The folks at Mazda certainly are a buoyant bunch these days.
And if you, like me, are quick to attribute this spring in the step to the runaway success of the little Mazda2, don't be so quick. The brand's local GM Brendan Lyne says all Mazda models are fairing well in SA, given the current industry situation. And of course, Mazda2's being voted the SA Guild of Motoring Journalists' Car of the Year for 2007/8 has nothing to do with it…
Be that as it may, the original "zoom-zoom" car, the one that started it all back in 2002, Mazda6 has been completely overhauled for 2008. The all-new car makes its way into the country to take on the recently-launched Honda Accord and more seasoned family car campaigners in the guise of Toyota's Avensis and Volkswagen's Passat.
The previous generation Mazda6 was a daringly beautiful car when it first made its local appearance in 2003 and the latest car picks up on its athleticism in particular. There are two engine options - all petrol - and four derivatives including one fitted with Mazda's five-speed Activematic automatic transmission.
The car's sporty character is conveyed through its wind-cheating design. A low slung body, dramatically raked screens and sloping roofline suggest a permanent state of motion and the body kit is extremely arresting.
It's all-new and looks the part too, rather than appearing to be a glorified version of the car it replaces. Lines are more edgy and pronounced, curves are a lot less apologetic than before, and overall, it looks superb.
Most exterior details are identical and it's hard to tell the cars apart from outside, where the dramatic light clusters and twin tailpipes are quite fetching.
On the inside of the cabin, quality is good, fit-and-finish fair. It was great to see that Mazda hasn't gone for an excess of bright detailing in its attempts to communicate quality, settling instead for a sober mix of matte plastics accented with a shinier "grained" plastic sweeping across part of the facia, down to the centre console. It may seem peculiar, but it is very pleasant to the touch and on the eye.
The arrangement is also very similar to that seen in other Mazdas, with oversized dials and red instrument lighting.
As mentioned earlier, four models are being offered in South Africa, and two were available for evaluation at the media event: the 2.0 Active and top-of-the-range 2.5 Individual.
Two engines are offered. The 2.0-litre motor has been carried across from the previous Mazda6, though it has been tweaked somewhat for the application in the latest model. Figures for this 16-valve four cylinder are 109 kW at 6 500 r/min and 186 Nm at 4 000 r/min.
The 2.5-litre (which is also the only option if you're shopping for an automatic) is endowed with 126 kW at 6 000 r/min and 228 km/h at 4 000 r/min. While this is not bad, it certainly is not class leading.
And while it would have been nice to have had a go in the Activematic, which I've only ever tried on the CX-7 SUV, the duo equipped with the six-speed manuals was not without merit.
Mazda6 is not small and interior space should hardly be a problem for five average-sized adults and their luggage. It's not a light car either - it tips the scales at just under 1.5 ton, although it is fractionally lighter than its predecessor - but the 2.0-litre had very little trouble pulling it out of the valleys and dips between the hills in the KwaZulu-Natal Midlands.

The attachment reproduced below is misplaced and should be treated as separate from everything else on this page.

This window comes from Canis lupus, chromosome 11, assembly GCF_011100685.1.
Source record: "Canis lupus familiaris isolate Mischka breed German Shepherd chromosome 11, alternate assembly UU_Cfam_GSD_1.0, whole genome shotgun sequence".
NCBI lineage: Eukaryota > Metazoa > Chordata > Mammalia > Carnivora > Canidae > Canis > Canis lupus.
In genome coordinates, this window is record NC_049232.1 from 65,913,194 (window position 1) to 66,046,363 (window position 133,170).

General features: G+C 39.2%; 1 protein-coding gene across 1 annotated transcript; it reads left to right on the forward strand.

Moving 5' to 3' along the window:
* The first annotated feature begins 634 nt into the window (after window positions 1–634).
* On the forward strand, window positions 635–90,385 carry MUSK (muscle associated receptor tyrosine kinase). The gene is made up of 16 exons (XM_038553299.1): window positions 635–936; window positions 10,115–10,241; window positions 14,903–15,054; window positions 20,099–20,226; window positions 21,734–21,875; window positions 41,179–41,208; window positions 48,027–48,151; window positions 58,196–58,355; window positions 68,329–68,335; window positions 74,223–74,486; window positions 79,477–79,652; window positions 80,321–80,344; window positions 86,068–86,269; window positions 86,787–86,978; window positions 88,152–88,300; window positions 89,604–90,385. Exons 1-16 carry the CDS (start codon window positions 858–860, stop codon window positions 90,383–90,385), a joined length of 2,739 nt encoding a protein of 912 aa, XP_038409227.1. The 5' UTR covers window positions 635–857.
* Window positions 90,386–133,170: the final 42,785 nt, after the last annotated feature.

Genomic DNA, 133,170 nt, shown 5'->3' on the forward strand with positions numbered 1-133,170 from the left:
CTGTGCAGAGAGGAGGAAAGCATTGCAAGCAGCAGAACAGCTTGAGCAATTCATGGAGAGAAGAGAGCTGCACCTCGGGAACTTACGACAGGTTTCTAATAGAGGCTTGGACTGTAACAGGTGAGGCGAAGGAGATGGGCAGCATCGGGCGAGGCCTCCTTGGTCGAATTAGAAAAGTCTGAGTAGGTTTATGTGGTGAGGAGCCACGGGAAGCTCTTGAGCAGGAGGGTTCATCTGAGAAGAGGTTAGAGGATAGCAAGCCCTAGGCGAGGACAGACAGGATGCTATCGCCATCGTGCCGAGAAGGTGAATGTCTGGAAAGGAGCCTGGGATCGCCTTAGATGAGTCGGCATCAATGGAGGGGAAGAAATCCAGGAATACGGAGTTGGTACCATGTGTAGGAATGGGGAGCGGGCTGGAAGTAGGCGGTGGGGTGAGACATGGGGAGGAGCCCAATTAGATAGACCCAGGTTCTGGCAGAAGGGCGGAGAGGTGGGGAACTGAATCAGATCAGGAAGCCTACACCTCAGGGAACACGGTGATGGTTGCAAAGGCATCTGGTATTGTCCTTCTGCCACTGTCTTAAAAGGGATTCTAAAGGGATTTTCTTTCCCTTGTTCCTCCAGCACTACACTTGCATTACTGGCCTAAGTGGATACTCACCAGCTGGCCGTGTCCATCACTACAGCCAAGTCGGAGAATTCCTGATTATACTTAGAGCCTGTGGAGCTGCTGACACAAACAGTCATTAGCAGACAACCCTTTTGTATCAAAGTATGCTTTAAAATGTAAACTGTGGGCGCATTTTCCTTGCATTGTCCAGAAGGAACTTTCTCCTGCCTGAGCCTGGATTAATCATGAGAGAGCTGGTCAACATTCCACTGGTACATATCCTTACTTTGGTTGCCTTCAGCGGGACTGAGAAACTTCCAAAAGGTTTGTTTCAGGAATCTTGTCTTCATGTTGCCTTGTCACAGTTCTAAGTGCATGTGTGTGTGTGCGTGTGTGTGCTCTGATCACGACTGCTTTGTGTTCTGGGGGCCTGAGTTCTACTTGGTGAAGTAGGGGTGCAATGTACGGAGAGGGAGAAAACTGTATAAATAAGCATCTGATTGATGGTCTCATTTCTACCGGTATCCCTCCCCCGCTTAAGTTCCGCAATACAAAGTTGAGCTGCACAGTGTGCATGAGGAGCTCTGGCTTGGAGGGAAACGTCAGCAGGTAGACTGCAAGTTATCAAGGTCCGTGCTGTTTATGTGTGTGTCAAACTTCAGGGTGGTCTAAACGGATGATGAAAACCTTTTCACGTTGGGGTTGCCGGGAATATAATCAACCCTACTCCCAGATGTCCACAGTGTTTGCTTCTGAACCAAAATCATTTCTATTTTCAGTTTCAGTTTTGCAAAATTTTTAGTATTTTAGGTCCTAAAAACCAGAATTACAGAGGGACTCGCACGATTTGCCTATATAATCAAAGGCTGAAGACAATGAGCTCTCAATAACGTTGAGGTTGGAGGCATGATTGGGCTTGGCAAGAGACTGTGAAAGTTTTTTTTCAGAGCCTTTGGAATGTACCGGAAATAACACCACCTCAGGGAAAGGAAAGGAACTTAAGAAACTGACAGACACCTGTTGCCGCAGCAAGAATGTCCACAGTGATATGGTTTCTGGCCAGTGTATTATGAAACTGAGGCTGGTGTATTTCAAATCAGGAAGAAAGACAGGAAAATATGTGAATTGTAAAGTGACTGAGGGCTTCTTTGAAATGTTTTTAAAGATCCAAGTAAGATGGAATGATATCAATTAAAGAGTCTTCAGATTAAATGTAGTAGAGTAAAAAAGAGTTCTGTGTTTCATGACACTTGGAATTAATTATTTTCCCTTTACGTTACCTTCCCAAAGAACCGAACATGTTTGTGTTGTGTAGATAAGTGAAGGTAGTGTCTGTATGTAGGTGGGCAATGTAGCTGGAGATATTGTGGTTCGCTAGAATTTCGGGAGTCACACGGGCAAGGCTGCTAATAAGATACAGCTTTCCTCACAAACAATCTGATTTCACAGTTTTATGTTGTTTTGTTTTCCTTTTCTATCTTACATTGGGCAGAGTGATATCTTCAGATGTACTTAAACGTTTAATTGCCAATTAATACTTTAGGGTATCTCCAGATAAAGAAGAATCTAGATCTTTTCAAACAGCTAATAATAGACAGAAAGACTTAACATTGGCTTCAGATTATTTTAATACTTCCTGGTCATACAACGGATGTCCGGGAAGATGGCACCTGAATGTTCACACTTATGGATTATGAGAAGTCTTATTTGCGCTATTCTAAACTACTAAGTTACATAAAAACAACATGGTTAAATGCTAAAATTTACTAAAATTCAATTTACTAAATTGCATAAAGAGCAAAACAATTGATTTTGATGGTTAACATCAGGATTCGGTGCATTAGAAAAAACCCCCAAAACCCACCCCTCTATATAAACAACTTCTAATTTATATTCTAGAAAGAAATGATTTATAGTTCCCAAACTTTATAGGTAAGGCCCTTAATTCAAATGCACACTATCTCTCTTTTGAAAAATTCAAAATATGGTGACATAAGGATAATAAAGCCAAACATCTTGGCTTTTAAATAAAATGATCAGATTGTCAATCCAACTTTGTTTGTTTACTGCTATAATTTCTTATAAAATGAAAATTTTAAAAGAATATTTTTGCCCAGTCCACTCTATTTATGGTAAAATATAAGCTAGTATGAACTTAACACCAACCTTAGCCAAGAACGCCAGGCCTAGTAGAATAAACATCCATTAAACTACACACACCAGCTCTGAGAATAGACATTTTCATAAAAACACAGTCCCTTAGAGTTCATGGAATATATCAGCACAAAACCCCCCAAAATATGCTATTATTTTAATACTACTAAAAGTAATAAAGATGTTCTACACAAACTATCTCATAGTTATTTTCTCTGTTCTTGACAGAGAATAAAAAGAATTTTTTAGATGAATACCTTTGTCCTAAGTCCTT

Although it may be a lot less willing with the abovementioned five and their kit, with two up it was very comfortable.
Even on the potholed sections, the retuned chassis' double wishbone and multi-link rear suspension held up very well, doing a lot to even out the road imperfections.
However, the electric power steering felt over-assisted at speed; not great when you are trying to place a car on a bend and the steering fidgets. However, it was easier to modulate as the kilometers zoomed by and if this is the car you'll be living with, you should get the hang of it pretty easily.
Steering feedback was a lot more positive on the 2.5-litre, where the electric system provided even and consistent inputs.
The bigger engine does make the 2.5 the more entertaining option, although the 2.0-litre is hardly underpowered. Clutch action on both models is light and shifts smooth, making gearing up or down between hills less of a task.
And taking time off in the spacious cabin is not a bad idea either. Equipment levels are good; the base 2.0 Original comes with air conditioning, a single disc audio system with MP3 capability, integrated front fog lamps and lumbar adjustment for the driver, but this does improve as you move up the ranks.
All other models, for example, have leather upholstery, cruise control, dual zone climate control, six-disc in-dash shuttle with remote steering wheel controls, auto headlamps, rain sensing windscreen wipers and power driver's seat with memory function.
All cars are fitted with ABS with EBD and EBA, and front, side and curtain airbags. The range-topping 2.5 Individual adds DSC and TCS traction control.
If you're looking for a larger family sedan that is comfortable for its passengers yet manages to engage its driver, you'd do well to consider the Mazda6. Mazda has done well to communicate the car's sportier aspects through its styling, but it still manages to engage the driver. And a snoozing occupant or two is generally a good indication that the ride is comfortable, too.
All Mazda6s sold in South Africa are covered by a five-year/100 000 km service plan (services are at 15 000 km intervals) and a four-year/120 000 km warranty. Prices also include emergency roadside assistance.
Mazda6 2.0 Original R219 990
Mazda6 2.0 Active R239 990
Mazda6 2.5 Dynamic Activematic R271 990
Mazda6 2.5 Individual R278 990